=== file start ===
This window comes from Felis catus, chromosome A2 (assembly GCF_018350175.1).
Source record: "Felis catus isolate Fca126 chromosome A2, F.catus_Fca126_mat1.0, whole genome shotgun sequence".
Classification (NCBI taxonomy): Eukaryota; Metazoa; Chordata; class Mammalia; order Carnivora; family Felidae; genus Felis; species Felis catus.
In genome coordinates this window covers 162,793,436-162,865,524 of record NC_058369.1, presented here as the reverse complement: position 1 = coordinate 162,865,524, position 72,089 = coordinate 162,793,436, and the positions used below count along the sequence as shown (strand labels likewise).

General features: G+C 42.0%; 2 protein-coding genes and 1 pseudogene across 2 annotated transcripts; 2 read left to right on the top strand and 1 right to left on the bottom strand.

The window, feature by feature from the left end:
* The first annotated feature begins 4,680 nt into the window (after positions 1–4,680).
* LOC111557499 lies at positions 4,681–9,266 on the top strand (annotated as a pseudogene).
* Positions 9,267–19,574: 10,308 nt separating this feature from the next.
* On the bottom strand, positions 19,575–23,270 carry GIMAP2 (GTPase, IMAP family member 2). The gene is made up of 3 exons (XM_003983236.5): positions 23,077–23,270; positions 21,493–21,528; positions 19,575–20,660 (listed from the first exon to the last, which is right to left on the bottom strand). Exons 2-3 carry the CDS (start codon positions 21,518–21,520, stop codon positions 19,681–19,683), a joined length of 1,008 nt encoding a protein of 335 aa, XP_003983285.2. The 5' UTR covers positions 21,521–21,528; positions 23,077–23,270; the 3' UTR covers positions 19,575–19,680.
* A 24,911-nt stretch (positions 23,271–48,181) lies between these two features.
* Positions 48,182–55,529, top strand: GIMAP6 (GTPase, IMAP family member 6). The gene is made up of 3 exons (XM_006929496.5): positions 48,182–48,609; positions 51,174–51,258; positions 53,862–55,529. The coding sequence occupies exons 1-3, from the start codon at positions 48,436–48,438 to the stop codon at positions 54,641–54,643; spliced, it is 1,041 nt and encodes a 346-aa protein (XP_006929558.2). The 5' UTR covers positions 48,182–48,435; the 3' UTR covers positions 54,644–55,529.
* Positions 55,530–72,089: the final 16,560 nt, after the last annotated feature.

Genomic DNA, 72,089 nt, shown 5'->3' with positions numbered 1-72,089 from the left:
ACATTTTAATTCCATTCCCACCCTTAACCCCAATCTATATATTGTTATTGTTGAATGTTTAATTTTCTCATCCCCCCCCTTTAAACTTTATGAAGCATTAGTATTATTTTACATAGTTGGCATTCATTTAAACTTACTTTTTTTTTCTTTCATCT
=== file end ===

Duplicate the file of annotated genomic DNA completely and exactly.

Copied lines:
This window comes from Felis catus, chromosome A2 (assembly GCF_018350175.1).
Source record: "Felis catus isolate Fca126 chromosome A2, F.catus_Fca126_mat1.0, whole genome shotgun sequence".
Classification (NCBI taxonomy): Eukaryota; Metazoa; Chordata; class Mammalia; order Carnivora; family Felidae; genus Felis; species Felis catus.
In genome coordinates this window covers 162,793,436-162,865,524 of record NC_058369.1, presented here as the reverse complement: position 1 = coordinate 162,865,524, position 72,089 = coordinate 162,793,436, and the positions used below count along the sequence as shown (strand labels likewise).

General features: G+C 42.0%; 2 protein-coding genes and 1 pseudogene across 2 annotated transcripts; 2 read left to right on the top strand and 1 right to left on the bottom strand.

The window, feature by feature from the left end:
* The first annotated feature begins 4,680 nt into the window (after positions 1–4,680).
* LOC111557499 lies at positions 4,681–9,266 on the top strand (annotated as a pseudogene).
* Positions 9,267–19,574: 10,308 nt separating this feature from the next.
* On the bottom strand, positions 19,575–23,270 carry GIMAP2 (GTPase, IMAP family member 2). The gene is made up of 3 exons (XM_003983236.5): positions 23,077–23,270; positions 21,493–21,528; positions 19,575–20,660 (listed from the first exon to the last, which is right to left on the bottom strand). Exons 2-3 carry the CDS (start codon positions 21,518–21,520, stop codon positions 19,681–19,683), a joined length of 1,008 nt encoding a protein of 335 aa, XP_003983285.2. The 5' UTR covers positions 21,521–21,528; positions 23,077–23,270; the 3' UTR covers positions 19,575–19,680.
* A 24,911-nt stretch (positions 23,271–48,181) lies between these two features.
* Positions 48,182–55,529, top strand: GIMAP6 (GTPase, IMAP family member 6). The gene is made up of 3 exons (XM_006929496.5): positions 48,182–48,609; positions 51,174–51,258; positions 53,862–55,529. The coding sequence occupies exons 1-3, from the start codon at positions 48,436–48,438 to the stop codon at positions 54,641–54,643; spliced, it is 1,041 nt and encodes a 346-aa protein (XP_006929558.2). The 5' UTR covers positions 48,182–48,435; the 3' UTR covers positions 54,644–55,529.
* Positions 55,530–72,089: the final 16,560 nt, after the last annotated feature.

Genomic DNA, 72,089 nt, shown 5'->3' with positions numbered 1-72,089 from the left:
ACATTTTAATTCCATTCCCACCCTTAACCCCAATCTATATATTGTTATTGTTGAATGTTTAATTTTCTCATCCCCCCCCTTTAAACTTTATGAAGCATTAGTATTATTTTACATAGTTGGCATTCATTTAAACTTACTTTTTTTTTCTTTCATCT